We find in our work with luxury brands across industries that although all managers know about the importance of customer experience management, they often underestimate the intense love relationship that customers have with their brands. Hence, while they may be good at some consumer touch points, they usually do not manage the customer journey appropriately or don’t pay enough attention to specific details.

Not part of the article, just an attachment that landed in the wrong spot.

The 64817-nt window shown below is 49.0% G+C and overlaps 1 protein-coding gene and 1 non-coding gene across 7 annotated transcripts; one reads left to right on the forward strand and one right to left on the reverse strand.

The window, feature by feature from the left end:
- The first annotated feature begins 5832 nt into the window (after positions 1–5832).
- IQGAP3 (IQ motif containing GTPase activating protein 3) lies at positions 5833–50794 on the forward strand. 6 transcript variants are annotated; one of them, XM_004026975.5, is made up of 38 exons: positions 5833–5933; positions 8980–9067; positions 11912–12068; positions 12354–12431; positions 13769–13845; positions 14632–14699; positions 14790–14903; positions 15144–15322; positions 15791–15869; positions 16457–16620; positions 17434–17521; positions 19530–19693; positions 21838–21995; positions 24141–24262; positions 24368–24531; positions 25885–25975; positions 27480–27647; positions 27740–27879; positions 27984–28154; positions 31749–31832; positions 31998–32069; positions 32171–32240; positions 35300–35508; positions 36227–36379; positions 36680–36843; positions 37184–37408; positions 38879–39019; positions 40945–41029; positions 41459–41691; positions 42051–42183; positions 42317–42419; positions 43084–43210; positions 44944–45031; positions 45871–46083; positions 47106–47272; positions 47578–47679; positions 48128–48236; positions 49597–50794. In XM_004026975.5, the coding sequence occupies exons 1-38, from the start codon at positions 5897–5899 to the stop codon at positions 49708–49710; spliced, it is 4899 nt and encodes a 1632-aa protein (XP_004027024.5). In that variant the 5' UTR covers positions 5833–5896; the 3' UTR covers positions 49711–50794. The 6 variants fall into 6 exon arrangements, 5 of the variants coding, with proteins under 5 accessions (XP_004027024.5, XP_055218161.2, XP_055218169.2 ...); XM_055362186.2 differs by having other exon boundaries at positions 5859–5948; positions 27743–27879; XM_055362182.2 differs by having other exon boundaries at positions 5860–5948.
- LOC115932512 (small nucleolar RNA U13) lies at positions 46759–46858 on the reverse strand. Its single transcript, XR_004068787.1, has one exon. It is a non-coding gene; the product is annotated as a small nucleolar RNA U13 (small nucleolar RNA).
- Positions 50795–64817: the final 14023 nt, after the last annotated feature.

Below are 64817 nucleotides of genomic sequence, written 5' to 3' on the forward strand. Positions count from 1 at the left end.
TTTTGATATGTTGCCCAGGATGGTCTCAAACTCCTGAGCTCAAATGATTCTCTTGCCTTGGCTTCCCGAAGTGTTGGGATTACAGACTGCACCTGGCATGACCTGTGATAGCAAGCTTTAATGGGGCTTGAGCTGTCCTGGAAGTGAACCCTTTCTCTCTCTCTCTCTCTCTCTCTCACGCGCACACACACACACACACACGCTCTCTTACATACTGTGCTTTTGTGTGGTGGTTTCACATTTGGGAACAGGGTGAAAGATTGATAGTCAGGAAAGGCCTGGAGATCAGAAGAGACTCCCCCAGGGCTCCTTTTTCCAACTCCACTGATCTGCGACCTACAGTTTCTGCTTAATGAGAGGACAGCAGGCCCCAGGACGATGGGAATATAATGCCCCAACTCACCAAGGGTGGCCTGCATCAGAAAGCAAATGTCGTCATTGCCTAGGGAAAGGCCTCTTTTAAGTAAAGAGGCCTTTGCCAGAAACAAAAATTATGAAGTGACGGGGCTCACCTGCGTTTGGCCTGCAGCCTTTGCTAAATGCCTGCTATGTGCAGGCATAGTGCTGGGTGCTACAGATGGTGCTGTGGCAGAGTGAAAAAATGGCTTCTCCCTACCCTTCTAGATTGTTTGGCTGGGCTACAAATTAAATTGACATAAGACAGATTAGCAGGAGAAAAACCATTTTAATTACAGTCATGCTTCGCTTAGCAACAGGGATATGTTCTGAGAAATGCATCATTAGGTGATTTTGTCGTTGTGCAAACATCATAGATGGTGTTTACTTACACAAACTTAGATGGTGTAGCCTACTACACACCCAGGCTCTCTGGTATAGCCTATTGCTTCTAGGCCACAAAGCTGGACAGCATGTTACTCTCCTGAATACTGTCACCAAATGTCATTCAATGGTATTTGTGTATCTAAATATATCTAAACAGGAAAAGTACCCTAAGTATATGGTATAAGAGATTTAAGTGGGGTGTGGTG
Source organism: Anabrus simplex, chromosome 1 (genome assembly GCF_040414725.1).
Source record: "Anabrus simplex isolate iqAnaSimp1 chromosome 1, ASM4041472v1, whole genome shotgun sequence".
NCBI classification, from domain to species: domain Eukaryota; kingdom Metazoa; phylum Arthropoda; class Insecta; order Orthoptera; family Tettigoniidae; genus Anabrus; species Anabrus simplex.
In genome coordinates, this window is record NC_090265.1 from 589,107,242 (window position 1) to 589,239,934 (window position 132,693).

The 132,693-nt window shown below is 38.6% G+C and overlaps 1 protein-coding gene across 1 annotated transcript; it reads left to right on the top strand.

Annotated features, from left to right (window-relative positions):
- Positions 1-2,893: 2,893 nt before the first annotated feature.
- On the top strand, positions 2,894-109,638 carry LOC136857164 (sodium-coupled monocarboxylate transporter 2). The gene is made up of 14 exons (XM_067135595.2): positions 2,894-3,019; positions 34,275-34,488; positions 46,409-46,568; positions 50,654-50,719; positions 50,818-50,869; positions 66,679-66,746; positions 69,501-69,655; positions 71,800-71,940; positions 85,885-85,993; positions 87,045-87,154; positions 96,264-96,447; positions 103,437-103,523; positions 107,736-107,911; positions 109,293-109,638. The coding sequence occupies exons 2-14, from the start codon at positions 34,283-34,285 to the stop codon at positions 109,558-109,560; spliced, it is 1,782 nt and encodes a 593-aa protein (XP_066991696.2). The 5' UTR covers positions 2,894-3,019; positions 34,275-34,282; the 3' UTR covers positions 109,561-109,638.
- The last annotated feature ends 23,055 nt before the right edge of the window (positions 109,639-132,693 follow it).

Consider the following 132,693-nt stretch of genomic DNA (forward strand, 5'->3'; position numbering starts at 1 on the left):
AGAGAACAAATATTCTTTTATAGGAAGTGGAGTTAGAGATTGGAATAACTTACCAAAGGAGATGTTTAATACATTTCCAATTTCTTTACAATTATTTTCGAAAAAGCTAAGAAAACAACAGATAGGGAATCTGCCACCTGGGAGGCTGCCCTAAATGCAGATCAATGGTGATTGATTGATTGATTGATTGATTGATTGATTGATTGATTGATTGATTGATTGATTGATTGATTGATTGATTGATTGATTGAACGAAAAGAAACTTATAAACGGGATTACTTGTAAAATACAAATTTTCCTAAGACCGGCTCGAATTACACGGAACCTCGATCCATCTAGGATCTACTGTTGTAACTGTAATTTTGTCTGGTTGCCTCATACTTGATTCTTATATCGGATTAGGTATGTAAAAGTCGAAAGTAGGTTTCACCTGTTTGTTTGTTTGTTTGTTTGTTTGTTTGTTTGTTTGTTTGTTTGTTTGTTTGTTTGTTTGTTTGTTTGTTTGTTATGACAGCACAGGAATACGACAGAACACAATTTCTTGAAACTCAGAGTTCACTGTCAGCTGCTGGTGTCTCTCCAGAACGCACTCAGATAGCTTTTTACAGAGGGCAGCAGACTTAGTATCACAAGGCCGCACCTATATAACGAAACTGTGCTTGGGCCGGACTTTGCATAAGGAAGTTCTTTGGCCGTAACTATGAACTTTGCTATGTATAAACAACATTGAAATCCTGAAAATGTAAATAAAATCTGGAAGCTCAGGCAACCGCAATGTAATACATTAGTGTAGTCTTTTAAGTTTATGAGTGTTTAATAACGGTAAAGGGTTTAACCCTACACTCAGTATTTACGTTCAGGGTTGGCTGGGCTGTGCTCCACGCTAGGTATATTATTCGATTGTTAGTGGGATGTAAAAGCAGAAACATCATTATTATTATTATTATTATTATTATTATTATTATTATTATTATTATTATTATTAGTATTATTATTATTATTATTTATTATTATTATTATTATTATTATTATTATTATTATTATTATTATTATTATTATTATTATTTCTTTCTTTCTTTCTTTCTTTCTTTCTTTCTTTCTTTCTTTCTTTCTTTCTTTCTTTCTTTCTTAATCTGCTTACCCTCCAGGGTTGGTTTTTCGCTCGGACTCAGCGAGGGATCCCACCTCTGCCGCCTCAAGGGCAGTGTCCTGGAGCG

Two examples come to my mind: first, a leading luxury hotel chain that invested a high double-digit dollar amount (north of 50 million) in renovating their flagship hotel. After the renovation, customer satisfaction was at an all-time low. Reason: they still had the same staff and did not train them to upgrade their service with the upgraded facility. Result: a mismatch between higher consumer expectations and unchanged service. The result — a broken love relationship, unhappy customers, more than 50 million wasted until the staff was trained to perform in an elevated way across every touch point. A second example, an iconic Swiss watch company that is seen by many as the pinnacle of luxury in mechanical wristwatches. A friend of mine in Hong Kong bought one of their flagship models, and a screw in the automatic movement loosened and severely damaged it. My friend, an influential, avid watch collector with an impressive collection of some of the rarest and most beautiful mechanical timepieces tried unsuccessfully to get help from the brand. Messages and emails were unanswered. Finally, they suggested that he was responsible for the loose screw inside of the movement until he came to a point where his love for the brand turned into deep disappointment. Their lack of compassion, customer service, and solution resulted in him always complaining about the brand and not buying anymore from them. I estimate that the brand lost more than 100,000 of future revenue with him, and even worse, since he is telling his story to everyone in his influential circle, a lot of potential buyers in China and Hong Kong may not buy the brand given his experience.